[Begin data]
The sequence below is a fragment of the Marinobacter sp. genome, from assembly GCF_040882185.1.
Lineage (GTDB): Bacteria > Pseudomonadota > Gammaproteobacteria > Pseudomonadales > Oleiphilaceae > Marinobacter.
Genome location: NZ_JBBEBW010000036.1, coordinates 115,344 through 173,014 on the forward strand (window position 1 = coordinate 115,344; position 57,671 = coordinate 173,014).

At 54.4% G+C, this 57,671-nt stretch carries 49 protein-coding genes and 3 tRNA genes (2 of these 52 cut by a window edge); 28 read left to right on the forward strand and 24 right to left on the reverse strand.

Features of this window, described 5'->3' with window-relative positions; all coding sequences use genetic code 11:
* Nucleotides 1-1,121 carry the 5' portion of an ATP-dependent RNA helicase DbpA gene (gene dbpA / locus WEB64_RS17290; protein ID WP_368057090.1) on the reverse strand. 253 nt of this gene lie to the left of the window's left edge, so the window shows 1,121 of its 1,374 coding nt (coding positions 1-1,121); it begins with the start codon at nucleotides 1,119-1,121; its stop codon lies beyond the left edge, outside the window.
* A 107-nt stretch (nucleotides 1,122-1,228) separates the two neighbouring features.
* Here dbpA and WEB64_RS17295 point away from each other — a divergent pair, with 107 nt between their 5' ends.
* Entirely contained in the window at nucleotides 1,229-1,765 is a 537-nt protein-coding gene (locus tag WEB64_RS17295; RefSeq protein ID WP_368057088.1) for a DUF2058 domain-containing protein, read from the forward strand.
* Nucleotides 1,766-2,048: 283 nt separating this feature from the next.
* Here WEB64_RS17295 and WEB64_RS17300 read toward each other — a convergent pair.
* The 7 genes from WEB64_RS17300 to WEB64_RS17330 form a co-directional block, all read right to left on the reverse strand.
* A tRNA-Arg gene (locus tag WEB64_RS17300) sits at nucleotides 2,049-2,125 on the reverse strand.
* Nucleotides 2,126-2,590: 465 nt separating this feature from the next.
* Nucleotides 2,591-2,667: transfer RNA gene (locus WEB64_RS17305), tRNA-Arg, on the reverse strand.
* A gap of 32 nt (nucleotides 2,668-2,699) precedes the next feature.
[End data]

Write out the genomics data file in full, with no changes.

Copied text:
The sequence below is a fragment of the Marinobacter sp. genome, from assembly GCF_040882185.1.
Lineage (GTDB): Bacteria > Pseudomonadota > Gammaproteobacteria > Pseudomonadales > Oleiphilaceae > Marinobacter.
Genome location: NZ_JBBEBW010000036.1, coordinates 115,344 through 173,014 on the forward strand (window position 1 = coordinate 115,344; position 57,671 = coordinate 173,014).

At 54.4% G+C, this 57,671-nt stretch carries 49 protein-coding genes and 3 tRNA genes (2 of these 52 cut by a window edge); 28 read left to right on the forward strand and 24 right to left on the reverse strand.

Features of this window, described 5'->3' with window-relative positions; all coding sequences use genetic code 11:
* Nucleotides 1-1,121 carry the 5' portion of an ATP-dependent RNA helicase DbpA gene (gene dbpA / locus WEB64_RS17290; protein ID WP_368057090.1) on the reverse strand. 253 nt of this gene lie to the left of the window's left edge, so the window shows 1,121 of its 1,374 coding nt (coding positions 1-1,121); it begins with the start codon at nucleotides 1,119-1,121; its stop codon lies beyond the left edge, outside the window.
* A 107-nt stretch (nucleotides 1,122-1,228) separates the two neighbouring features.
* Here dbpA and WEB64_RS17295 point away from each other — a divergent pair, with 107 nt between their 5' ends.
* Entirely contained in the window at nucleotides 1,229-1,765 is a 537-nt protein-coding gene (locus tag WEB64_RS17295; RefSeq protein ID WP_368057088.1) for a DUF2058 domain-containing protein, read from the forward strand.
* Nucleotides 1,766-2,048: 283 nt separating this feature from the next.
* Here WEB64_RS17295 and WEB64_RS17300 read toward each other — a convergent pair.
* The 7 genes from WEB64_RS17300 to WEB64_RS17330 form a co-directional block, all read right to left on the reverse strand.
* A tRNA-Arg gene (locus tag WEB64_RS17300) sits at nucleotides 2,049-2,125 on the reverse strand.
* Nucleotides 2,126-2,590: 465 nt separating this feature from the next.
* Nucleotides 2,591-2,667: transfer RNA gene (locus WEB64_RS17305), tRNA-Arg, on the reverse strand.
* A gap of 32 nt (nucleotides 2,668-2,699) precedes the next feature.